The Twilight Zone was one of television’s most remembered and enduring dramas from the 1950s and 60s, running from 1959-64 and then being revived for a movie in 1983, and revival TV series from 1985-89 and again from 2002-2003.
Carl Amari, best known for his work at Radio Spirit, brought the Twilight Zone to radio in a series starring Hollywood actors and narrated by Stacey Keach, who took over for Rod Serling as narrator. The stories are often expanded and updated to the reflected the twenty-first century technology and society. We’ll take a look at the first volume of Twilight Zone Audio Dramas from Audible.com which collects six stories.
“Night Call” features Mariette Hartley playing an old shut-in who begins receiving disturbing calls with nobody there. The story is creepy and Heartley’s performance is perfect as she manages to play this character with gusto and depth. I found the ending a little disappointing but that is due to the original story.
“Long Live Walter Jameson”-Lou Diamond Phillips plays Walter Jameson, a professor with a secret. The father of the woman he’s about to marry discovers photos of Jameson dating back to the 19th Century. Phillips turns in the best performance of the set and the story has a classic Twilight Zone feel to it.
“The Lateness of the Hour”-In a house full of androids, with a middle-aged couple and their daughter, the daughter (played by Jane Seymour) is fed up with their artificial life and wants something far more real. It’s a wonderful Science Fiction story with a classic twist at the end.
“The 30-Fathom Grave”-Is a good and proper ghost story with kind of a classic feel as a 1960s Submarine comes upon the wreck from World War II and one crew member goes a little beserk over it.The story has a period feel—for the most part. The series had the idea of giving a woman the role of the ship’s doctor, but you don’t have to be an expert in military history to know that wouldn’t have been the case. Either moving the story forward a couple decades or having a male doctor would have made sense. In the case, the woman doctor on the 1960s Naval vessel came off as a distracting anachronism.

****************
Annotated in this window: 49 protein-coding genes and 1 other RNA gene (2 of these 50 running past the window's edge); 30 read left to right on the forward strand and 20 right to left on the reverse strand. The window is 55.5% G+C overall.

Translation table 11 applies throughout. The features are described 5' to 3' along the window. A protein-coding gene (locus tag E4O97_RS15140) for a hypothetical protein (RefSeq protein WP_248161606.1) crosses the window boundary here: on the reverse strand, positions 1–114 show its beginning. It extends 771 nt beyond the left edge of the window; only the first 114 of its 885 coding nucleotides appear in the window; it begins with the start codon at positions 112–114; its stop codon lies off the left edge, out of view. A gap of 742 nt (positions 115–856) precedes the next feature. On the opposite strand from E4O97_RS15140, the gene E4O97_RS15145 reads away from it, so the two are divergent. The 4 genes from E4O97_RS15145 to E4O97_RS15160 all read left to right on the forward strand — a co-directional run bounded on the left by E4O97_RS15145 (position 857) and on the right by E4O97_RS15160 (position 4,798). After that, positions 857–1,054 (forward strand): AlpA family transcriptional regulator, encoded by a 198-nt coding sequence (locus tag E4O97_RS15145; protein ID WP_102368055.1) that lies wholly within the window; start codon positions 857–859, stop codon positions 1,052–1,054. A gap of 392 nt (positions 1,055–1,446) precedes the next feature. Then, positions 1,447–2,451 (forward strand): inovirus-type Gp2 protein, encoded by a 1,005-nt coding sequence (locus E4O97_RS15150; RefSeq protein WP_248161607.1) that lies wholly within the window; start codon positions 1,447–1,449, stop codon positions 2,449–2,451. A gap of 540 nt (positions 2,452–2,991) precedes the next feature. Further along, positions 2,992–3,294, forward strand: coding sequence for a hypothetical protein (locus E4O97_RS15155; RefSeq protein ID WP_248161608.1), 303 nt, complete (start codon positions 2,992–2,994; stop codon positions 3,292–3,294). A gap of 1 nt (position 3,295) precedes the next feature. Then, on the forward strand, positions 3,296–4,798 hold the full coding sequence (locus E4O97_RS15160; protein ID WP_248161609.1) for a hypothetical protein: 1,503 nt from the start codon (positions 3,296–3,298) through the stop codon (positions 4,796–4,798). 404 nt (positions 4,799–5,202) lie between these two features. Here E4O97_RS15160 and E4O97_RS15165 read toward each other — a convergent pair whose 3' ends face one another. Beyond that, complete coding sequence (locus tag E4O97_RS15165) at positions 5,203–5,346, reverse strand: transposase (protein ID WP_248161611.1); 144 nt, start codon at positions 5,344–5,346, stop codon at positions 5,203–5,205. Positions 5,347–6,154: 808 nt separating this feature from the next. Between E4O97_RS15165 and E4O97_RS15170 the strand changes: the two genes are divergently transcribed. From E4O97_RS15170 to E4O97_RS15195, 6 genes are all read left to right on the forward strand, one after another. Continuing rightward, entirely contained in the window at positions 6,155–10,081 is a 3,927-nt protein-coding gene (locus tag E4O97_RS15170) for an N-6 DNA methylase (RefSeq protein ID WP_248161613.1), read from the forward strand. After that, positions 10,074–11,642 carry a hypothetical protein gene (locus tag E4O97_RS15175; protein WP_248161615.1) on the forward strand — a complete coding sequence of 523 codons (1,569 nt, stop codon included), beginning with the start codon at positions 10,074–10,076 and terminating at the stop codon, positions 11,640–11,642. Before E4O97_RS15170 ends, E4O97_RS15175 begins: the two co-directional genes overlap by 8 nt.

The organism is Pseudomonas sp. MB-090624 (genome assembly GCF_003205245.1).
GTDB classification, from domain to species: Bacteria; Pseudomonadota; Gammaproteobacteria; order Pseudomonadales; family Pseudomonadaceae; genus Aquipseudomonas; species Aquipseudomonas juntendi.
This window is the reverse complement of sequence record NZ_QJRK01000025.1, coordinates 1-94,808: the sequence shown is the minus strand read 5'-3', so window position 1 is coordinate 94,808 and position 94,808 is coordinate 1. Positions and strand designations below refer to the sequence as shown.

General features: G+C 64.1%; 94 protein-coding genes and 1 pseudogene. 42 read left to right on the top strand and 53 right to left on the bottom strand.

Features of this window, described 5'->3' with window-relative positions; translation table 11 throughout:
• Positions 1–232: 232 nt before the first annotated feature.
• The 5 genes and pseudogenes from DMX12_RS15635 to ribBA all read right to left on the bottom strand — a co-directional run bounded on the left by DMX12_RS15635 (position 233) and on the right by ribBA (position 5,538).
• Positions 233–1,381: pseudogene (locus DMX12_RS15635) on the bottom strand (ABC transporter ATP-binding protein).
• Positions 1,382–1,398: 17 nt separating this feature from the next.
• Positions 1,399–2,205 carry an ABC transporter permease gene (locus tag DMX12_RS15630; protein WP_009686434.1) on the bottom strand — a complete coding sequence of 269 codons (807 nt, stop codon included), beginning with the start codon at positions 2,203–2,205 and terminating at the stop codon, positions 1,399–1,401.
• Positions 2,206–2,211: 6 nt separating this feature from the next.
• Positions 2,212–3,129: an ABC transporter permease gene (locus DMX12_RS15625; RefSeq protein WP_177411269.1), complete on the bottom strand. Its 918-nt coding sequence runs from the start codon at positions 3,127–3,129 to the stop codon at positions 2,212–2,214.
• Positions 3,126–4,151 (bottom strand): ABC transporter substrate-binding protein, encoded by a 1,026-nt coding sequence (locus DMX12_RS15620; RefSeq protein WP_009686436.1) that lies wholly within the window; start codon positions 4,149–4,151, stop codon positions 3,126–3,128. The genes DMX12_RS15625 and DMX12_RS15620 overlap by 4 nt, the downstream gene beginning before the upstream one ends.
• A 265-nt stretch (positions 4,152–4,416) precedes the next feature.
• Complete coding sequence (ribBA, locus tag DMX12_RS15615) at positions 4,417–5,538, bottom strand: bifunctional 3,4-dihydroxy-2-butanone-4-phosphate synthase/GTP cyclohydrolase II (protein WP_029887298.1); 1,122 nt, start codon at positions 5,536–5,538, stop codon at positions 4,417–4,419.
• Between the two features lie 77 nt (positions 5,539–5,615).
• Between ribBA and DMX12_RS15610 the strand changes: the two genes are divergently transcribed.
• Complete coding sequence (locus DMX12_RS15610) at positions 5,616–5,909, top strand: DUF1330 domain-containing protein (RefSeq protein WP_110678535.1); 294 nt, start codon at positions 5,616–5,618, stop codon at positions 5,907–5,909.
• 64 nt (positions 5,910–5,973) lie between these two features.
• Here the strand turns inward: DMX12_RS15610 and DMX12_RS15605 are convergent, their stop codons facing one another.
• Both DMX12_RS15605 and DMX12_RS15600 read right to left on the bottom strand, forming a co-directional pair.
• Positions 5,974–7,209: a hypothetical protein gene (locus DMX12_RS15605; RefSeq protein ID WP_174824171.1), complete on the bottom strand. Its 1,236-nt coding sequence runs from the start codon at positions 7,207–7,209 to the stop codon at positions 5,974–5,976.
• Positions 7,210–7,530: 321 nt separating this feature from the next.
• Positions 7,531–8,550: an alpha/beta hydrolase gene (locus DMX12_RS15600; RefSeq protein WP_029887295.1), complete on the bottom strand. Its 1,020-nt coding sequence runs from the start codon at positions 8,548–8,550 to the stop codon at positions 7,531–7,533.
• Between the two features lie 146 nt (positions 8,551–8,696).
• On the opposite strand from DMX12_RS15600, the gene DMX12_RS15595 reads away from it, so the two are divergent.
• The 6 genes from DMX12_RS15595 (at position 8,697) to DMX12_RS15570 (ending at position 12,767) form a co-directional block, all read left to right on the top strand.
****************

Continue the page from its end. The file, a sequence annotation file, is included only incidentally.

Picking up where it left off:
“The Man in the Bottle” features a modern day genie that offers a couple who owns a pawnshop four wishes Ed Begley, Jr. stars in a tale that’s amusing and has its own subtle lessons, though some of them unintended.
“The Night of the Meek” is probably the biggest disappointment of this collection. As made starring Art Carney, the story was a Christmas classic. Chris McDonald steps into Carney’s role and almost sleepwalks through it. The expansions and the revisions of the story make it even weaker. I will admit that, on reflection, “Night of the Meek” had its problems and if done wrong would have come off almost as bad as the audio version if not for the fact that Art Carney was in the lead and the future Oscar-nominated Actor was able to take a performance that would have been forgettable and make it gripping and real. Sadly Mr. McDonald was out of his depth in terms of doing this for radio.
Overall, this is a good collection with some good audio quality, some solid soundscapes, and mostly well-done musical production. I will admit the appeal of these audio dramas is probably a bit less than it was in 2002 when they first began. With the development of Netflix and Amazon Prime, coupled with 4G networks, many people can watch any episode of the original Twilight Zone anytime and anywhere they want and in most cases the originals are still better.
Still, if you’re a fan of audio drama, these are worth a listen. It’s particularly noteworthy for allowing us to hear many modern American actors in audio drama. Beyond those in this first set John Rhys-Davies, Louis Gossett, Jr. and Jason Alexander are among the stars who found themselves in the Twilight Zone.
In addition to the sets on Audible, you can download three episodes off their website with a subscription to their newsletter.
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